Tobago’s idyllic Caribbean coast Crown Point—Mount Irvine—Black Rock—Courland Bay—Plymouth—Moriah—Castara—Parlatuvier—Charlotteville Tobago’s Leeward coast – fringed by coral reefs and the Caribbean Sea – is the calmer of the island’s two shorelines. The journey northbound takes you from the southwest’s flatter, gentler limestone terrain to the mountainous hard rock formations of the northeast. Beautiful beaches offer great …
Manzanilla and Mayaro: one long, palm-fringed beach runs into the other to shape Trinidad’s dramatic east coast. Developed as coconut estates, the plantations have given this sea-coast its distinctive character.
North Trinidad is dominated by the mountains of the Northern Range and the popular beaches at their bases. Here we go exploring the North Coast & Northern Range: Maraval—North Coast Road—Maracas Bay—Blanchisseuse—Brasso Seco—Arima—Port of Spain (about four hours’ driving)
Trinidad’s second city is the commercial centre for the energy-based industries located in the south-west of the island. Out in the countryside you can taste some of the best Indian cuisine on the island, and enjoy beaches with glass-like water in the west and good surfing in the east.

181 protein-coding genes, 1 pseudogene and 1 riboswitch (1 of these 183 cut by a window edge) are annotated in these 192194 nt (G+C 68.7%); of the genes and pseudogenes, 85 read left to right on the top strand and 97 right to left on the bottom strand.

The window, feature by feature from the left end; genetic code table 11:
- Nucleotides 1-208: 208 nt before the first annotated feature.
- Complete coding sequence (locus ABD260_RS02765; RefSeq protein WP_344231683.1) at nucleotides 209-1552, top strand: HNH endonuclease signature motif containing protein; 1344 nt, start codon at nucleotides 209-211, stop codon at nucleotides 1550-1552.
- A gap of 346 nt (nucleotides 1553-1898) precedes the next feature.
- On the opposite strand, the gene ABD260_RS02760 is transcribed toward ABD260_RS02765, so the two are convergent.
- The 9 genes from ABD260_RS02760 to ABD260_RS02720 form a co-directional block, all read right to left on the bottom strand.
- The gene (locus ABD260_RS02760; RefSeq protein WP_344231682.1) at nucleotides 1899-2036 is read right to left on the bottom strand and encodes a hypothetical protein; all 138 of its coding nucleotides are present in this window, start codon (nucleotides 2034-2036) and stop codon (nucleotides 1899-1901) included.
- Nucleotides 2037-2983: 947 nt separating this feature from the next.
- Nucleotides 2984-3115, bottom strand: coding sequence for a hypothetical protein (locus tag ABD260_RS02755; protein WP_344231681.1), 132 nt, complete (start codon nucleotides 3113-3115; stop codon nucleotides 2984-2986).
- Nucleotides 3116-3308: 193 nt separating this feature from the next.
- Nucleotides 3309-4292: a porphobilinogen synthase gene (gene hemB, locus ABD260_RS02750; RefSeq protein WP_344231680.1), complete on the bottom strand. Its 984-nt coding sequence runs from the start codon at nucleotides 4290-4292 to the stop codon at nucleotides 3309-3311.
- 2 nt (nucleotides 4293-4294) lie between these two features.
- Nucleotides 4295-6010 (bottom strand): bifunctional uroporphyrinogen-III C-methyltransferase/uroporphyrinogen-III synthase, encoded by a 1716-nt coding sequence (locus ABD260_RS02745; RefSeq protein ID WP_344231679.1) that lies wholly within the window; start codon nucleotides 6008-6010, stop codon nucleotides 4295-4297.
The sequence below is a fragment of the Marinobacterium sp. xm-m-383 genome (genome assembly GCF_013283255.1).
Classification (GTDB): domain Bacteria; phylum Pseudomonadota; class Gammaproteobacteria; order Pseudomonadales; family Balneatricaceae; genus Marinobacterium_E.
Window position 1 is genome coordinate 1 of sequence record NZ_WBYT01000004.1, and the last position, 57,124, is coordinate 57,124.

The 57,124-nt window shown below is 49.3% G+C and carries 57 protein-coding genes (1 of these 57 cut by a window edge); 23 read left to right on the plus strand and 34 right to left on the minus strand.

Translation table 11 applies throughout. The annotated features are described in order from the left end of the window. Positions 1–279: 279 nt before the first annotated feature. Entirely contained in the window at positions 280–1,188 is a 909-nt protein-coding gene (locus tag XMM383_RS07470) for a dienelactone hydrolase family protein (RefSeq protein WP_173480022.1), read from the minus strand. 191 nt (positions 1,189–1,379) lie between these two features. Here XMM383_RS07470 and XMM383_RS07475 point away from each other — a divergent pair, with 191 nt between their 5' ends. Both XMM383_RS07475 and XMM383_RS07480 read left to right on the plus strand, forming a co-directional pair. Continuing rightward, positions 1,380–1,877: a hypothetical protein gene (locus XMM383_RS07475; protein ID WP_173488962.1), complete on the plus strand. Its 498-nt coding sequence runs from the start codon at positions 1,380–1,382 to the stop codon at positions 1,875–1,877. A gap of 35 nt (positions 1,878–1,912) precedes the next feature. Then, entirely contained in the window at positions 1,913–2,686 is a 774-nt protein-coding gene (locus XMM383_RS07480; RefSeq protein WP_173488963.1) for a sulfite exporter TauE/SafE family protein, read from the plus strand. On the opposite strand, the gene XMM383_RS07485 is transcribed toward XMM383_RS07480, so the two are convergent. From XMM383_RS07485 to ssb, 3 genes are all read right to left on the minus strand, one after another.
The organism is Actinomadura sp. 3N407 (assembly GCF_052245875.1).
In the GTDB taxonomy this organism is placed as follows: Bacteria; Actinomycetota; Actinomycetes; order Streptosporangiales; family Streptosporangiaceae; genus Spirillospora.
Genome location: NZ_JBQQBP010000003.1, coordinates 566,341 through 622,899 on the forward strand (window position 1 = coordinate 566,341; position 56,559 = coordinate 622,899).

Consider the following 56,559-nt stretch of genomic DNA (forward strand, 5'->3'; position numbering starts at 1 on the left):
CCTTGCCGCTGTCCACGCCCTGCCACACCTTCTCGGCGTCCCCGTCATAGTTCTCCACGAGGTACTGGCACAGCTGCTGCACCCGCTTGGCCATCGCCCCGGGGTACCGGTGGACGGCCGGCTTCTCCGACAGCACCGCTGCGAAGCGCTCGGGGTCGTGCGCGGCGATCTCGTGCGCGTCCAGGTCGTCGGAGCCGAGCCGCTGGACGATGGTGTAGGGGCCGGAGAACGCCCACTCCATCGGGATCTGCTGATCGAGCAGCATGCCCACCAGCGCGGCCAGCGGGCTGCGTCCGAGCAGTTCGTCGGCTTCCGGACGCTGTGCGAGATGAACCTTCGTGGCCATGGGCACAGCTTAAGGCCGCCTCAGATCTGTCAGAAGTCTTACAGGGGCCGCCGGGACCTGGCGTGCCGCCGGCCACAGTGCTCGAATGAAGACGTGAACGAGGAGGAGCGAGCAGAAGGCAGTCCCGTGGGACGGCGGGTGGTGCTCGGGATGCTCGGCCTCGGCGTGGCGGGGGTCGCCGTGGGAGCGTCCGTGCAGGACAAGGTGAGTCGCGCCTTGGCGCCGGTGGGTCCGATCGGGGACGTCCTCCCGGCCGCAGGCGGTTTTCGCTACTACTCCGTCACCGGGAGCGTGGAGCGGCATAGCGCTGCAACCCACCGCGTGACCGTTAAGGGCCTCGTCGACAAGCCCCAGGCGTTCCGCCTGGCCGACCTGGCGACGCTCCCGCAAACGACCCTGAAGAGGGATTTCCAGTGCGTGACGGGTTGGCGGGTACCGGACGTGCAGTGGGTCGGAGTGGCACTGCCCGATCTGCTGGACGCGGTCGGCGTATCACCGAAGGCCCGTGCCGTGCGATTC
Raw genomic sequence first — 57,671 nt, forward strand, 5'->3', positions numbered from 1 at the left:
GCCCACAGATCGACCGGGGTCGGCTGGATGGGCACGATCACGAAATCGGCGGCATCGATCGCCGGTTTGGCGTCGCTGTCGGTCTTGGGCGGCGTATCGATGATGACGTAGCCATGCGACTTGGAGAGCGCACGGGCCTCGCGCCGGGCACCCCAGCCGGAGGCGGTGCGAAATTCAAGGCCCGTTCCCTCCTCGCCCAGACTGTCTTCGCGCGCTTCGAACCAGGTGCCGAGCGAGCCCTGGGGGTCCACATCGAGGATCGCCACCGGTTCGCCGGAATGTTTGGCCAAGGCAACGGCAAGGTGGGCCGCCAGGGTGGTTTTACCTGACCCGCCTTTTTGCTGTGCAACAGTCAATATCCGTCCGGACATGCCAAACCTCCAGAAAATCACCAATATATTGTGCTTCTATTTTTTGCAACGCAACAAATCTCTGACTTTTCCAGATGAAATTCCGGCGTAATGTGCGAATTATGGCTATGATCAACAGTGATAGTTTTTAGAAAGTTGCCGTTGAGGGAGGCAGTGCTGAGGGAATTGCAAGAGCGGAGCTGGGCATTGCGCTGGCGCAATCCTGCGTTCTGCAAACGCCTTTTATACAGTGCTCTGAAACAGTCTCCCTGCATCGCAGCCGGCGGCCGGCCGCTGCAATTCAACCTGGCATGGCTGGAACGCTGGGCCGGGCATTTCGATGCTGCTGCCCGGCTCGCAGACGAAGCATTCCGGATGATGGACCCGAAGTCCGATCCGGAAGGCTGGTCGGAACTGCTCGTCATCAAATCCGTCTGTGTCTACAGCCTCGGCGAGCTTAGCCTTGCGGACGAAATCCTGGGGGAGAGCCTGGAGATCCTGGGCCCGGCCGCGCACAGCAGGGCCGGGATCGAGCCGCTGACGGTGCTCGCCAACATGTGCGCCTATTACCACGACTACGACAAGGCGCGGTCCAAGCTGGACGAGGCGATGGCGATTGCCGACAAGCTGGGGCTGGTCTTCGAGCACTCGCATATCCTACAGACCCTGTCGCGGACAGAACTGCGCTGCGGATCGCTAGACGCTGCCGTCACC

Trinidad’s at once industrial and bucolic south is in many ways the backbone of Trinidad. The oil which has (literally) fuelled Trinidad and Tobago’s rise as the most developed country in the Caribbean, comes from here; and the fight for workers’ rights began here back in the 1930s. Although the pace of life is hectic in some parts, the south generally cannot compete with the hustle and bustle of the north.
Port of Spain’s residential communities fan out to the valleys and hills around the western Northern Range: Belmont & Laventille, Woodbrook, Newtown & St. James, St. Clair, Maraval, St. Ann’s & Cascade.